Walkup finished with 33 points, nine rebounds and four assists as Stephen F. Austin decimated West Virginia's press defense and eliminated the East Region's 3-seed, 70-56. It was a well-coached and well-played effort that saw one of the best defenses in the country running around in circles. Stephen F. Austin beat West Virginia at their own game, forcing 22 Mountaineer turnovers to SFA's seven. 14th-seeded Stephen F. Austin will play the sixth-seeded Notre Dame Fighting Irish on Sunday.

Buzzer beaters everywhere

Early on in the day, the Iowa Hawkeyes controlled the Temple Owls for the majority of their contest, with a shot at 2-seed, the Villanova Wildcats on the line. But after Iowa nearly gave the game away, they headed to overtime. At the end of overtime, tied at 70, Hawkeyes guard, Mike Gesell threw up a wild 10-footer that completely missed the rim but Iowa big man, Adam Woodbury, was there to catch the airball and get a putback at the buzzer to send Temple home packing.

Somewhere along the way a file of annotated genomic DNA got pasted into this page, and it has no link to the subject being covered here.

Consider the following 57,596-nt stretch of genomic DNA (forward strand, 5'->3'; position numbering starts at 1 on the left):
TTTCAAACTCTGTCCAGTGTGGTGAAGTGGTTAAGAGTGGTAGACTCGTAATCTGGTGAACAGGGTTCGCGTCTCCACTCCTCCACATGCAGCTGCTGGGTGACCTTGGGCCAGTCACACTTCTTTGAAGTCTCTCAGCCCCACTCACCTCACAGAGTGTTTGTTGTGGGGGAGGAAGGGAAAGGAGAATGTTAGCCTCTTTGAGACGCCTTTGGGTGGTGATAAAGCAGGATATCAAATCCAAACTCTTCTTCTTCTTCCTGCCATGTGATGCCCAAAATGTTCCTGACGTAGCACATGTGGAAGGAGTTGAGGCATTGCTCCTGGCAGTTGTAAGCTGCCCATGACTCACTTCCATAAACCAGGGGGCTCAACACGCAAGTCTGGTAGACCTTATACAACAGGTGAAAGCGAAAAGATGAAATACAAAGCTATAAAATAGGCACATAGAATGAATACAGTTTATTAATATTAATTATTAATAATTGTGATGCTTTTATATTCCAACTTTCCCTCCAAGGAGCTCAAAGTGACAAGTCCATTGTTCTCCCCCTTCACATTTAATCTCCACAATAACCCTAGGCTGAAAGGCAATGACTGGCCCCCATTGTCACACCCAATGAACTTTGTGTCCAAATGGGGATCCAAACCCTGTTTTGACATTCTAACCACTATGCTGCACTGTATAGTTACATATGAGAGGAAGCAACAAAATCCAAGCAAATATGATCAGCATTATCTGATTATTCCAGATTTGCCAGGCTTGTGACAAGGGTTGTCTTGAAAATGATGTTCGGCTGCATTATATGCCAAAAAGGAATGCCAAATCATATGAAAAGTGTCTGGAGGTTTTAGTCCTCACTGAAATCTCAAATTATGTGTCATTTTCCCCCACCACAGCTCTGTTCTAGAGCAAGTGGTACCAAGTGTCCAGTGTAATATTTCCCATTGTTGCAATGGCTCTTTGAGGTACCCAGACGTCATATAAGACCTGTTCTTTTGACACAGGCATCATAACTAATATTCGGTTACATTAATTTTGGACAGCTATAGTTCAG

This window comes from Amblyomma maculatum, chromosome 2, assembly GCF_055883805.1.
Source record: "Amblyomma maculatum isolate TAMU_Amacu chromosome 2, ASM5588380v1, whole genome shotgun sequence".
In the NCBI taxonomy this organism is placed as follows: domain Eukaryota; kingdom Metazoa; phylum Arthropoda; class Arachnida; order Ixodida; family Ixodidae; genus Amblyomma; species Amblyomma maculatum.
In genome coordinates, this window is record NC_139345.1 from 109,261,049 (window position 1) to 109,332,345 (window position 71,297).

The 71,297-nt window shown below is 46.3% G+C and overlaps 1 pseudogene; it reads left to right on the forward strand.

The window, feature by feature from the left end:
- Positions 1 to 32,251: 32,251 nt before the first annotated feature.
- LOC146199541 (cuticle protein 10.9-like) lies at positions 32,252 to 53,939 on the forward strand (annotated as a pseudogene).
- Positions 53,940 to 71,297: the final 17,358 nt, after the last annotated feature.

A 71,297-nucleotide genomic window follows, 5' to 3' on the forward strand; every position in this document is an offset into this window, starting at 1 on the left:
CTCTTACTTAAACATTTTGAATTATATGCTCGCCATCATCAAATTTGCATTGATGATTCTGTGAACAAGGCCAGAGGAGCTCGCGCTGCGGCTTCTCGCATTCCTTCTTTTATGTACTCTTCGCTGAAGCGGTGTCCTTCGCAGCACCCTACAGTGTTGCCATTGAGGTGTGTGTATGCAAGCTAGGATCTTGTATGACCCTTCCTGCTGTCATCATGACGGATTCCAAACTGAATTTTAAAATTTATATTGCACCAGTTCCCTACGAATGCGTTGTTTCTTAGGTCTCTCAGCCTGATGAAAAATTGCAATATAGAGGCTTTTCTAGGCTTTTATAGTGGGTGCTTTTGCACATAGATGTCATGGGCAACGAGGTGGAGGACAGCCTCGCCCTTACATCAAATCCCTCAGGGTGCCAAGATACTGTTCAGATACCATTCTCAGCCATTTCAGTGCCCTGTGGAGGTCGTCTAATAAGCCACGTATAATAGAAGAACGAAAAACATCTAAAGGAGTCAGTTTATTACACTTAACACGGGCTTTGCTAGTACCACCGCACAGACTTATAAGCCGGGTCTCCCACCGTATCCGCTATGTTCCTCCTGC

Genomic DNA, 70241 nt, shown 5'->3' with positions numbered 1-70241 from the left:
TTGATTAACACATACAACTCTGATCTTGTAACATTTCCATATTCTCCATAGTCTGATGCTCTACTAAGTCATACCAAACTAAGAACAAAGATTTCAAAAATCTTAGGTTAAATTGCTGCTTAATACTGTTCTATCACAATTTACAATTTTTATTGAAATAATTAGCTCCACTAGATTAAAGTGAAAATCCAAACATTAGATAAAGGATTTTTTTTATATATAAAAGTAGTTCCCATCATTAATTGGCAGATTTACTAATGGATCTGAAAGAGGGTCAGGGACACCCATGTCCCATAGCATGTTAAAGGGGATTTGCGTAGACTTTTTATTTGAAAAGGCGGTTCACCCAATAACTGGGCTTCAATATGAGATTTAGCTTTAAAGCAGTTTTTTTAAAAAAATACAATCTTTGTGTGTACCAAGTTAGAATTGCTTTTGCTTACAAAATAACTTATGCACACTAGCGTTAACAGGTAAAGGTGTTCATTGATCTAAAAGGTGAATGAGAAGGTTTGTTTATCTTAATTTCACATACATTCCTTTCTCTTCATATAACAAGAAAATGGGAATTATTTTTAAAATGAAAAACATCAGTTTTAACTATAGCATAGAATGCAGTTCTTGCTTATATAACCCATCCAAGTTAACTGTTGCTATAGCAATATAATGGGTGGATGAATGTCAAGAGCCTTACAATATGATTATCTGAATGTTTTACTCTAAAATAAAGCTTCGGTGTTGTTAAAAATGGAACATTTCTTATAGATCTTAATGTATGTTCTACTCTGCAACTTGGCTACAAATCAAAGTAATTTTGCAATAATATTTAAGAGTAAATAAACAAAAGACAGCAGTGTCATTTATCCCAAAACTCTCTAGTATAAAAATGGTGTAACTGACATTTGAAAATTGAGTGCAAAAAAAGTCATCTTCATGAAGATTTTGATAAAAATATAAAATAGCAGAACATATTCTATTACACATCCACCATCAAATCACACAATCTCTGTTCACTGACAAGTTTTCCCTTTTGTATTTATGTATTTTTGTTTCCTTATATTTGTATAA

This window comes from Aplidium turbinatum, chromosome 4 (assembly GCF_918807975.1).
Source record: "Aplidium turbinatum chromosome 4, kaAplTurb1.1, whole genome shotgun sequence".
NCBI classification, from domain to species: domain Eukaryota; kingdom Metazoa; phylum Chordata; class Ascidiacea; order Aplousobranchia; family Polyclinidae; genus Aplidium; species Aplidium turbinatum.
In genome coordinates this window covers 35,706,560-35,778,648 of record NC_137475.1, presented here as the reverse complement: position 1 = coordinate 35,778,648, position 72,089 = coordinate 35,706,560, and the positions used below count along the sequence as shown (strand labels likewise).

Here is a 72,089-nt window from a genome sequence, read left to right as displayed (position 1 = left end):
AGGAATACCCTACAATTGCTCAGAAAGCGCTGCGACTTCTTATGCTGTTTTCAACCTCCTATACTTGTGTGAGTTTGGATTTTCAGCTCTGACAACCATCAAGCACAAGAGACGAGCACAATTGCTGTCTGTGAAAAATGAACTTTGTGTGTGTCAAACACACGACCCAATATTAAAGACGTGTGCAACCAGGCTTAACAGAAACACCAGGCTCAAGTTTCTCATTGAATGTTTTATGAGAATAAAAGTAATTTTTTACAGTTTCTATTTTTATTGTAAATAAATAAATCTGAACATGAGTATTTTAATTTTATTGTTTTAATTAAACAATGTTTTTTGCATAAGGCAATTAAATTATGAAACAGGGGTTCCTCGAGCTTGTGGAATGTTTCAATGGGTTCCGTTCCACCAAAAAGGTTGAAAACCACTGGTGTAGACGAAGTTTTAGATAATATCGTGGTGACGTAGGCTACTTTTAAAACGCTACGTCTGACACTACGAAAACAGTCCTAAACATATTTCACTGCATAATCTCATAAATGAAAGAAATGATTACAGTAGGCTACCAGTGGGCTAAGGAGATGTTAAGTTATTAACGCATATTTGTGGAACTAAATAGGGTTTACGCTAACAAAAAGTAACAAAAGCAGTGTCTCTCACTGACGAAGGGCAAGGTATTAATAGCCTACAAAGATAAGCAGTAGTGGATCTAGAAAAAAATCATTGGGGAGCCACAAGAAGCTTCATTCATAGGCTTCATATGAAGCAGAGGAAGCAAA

That was great but what would come at the end of the night was even better.

In the two final finishes of the evening, the end of round 1 of the NCAA Tournament left March Madness fans with something to remember.

Northern Iowa and Texas engaged in an intense back-and-forth contest. After Longhorns guard, Isaiah Taylor, rushed to the rim and tied the game with a layup with only 2.7 seconds remaining, everyone assumed we were getting another overtime game. Unfortunately for Texas fans, that was not the case. Panthers forward, Paul Jesperson, caught a pass around 50 feet from the basket, took one dribble and put up a half-court heave as time expired. Naturally, with it being March, he banked the shot in. 11th-seeded Northern Iowa defeated Texas, 75-72, and will move on to face 3-seed, Texas A&M.